We must state categorically and in all fairness that this has been done to highlight a national issue. Other institutions have the same trend but may show it less acutely as they do not have the strong contrast and historical girth that Legon has experienced.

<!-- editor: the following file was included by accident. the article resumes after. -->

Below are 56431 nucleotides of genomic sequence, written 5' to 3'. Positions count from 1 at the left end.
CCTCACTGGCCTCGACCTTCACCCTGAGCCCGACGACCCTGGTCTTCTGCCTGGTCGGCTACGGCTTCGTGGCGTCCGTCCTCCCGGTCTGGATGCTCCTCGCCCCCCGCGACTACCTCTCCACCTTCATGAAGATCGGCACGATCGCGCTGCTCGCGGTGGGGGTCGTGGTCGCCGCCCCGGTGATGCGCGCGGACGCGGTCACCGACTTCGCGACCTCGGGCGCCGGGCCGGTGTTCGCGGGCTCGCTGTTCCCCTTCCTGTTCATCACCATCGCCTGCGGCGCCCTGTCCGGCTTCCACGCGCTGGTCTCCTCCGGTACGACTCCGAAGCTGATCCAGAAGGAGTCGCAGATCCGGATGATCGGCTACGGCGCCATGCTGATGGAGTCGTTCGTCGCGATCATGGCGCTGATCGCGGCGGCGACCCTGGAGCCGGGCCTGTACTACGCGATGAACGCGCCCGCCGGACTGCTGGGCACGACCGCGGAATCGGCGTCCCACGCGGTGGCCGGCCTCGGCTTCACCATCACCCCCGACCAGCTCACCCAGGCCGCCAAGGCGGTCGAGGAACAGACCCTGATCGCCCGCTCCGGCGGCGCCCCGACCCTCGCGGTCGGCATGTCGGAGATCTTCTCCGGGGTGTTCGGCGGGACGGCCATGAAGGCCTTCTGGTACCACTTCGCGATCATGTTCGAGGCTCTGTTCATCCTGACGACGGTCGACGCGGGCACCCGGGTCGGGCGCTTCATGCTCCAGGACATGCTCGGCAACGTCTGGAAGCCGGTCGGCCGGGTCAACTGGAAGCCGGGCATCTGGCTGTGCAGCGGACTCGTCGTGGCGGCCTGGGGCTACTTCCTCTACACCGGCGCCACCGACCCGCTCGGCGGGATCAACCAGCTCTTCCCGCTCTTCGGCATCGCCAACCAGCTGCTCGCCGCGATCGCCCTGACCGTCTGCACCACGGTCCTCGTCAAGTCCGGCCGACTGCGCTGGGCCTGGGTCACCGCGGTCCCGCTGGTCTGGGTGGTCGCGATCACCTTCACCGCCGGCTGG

There is a need for the nation and its leaders to take cognizance of this. The latter trends in the architecture and development of our educational campuses are a warning flag about the value and quality of education. Even our reluctance or inability to secure and defend the land of existing institutions from land grabbers, community refuse dumps, illicit drug users and outright land grabbers is speaking to us. the quality of construction of many of these buildings is setting a psychological standard of what is acceptable in our youth. They will find it very difficult to be internationally competitive with this framework. A bold new envisioning is needed about education that will once again provide a driving force for inspiring architecture that contributes to the broadening of the mind and experience of our young men and women. We have no doubt that architecture can really contribute to the raising of the standards of education in our nation if it has this backing to spur it.